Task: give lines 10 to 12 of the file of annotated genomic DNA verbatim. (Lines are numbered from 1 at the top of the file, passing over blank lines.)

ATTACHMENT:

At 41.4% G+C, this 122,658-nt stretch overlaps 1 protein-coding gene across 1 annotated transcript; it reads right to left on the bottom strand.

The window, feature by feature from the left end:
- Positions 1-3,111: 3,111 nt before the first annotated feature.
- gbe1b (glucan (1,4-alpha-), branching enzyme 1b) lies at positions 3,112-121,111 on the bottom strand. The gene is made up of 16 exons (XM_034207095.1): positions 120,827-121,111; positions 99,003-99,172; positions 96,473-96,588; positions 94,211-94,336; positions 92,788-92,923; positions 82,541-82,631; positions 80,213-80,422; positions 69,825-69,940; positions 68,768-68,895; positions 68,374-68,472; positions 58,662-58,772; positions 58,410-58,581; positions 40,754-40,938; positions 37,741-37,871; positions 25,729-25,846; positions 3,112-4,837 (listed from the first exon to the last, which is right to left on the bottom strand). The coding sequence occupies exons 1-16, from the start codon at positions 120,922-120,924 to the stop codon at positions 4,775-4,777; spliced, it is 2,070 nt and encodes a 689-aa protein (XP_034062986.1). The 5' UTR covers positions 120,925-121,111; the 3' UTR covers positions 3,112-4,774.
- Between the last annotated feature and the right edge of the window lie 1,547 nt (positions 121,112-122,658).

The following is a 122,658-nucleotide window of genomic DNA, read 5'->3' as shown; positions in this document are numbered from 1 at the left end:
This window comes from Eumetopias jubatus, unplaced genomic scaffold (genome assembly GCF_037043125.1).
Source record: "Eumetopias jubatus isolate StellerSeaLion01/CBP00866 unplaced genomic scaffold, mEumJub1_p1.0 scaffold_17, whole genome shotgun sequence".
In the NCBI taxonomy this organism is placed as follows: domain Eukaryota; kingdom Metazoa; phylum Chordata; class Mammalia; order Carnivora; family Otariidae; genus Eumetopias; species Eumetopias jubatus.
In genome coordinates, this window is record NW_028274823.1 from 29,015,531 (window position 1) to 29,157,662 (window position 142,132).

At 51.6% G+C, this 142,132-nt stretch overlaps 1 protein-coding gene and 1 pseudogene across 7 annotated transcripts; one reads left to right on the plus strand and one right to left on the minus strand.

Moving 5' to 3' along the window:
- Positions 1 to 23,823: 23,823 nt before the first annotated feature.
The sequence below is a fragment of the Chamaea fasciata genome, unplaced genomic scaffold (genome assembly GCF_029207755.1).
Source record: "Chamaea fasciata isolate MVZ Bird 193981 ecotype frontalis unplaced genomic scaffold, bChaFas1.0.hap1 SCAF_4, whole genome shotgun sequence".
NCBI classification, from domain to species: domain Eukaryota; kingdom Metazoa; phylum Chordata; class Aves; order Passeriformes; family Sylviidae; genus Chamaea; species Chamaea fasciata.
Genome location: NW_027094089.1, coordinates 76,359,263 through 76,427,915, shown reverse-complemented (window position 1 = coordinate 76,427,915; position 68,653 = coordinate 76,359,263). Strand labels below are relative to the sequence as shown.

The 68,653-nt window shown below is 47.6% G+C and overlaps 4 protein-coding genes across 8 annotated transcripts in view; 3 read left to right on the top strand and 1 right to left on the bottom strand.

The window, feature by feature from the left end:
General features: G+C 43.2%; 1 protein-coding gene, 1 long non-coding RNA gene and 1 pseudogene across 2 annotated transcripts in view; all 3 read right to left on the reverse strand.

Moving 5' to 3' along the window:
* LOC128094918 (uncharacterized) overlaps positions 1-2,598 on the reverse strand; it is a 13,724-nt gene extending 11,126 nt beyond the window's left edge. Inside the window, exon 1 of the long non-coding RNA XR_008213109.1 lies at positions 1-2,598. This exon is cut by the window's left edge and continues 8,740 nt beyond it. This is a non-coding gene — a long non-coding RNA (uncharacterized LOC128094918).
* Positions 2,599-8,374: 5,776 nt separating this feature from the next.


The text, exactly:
In genome coordinates, this window is record NW_028274823.1 from 29,015,531 (window position 1) to 29,157,662 (window position 142,132).

At 51.6% G+C, this 142,132-nt stretch overlaps 1 protein-coding gene and 1 pseudogene across 7 annotated transcripts; one reads left to right on the plus strand and one right to left on the minus strand.

Moving 5' to 3' along the window: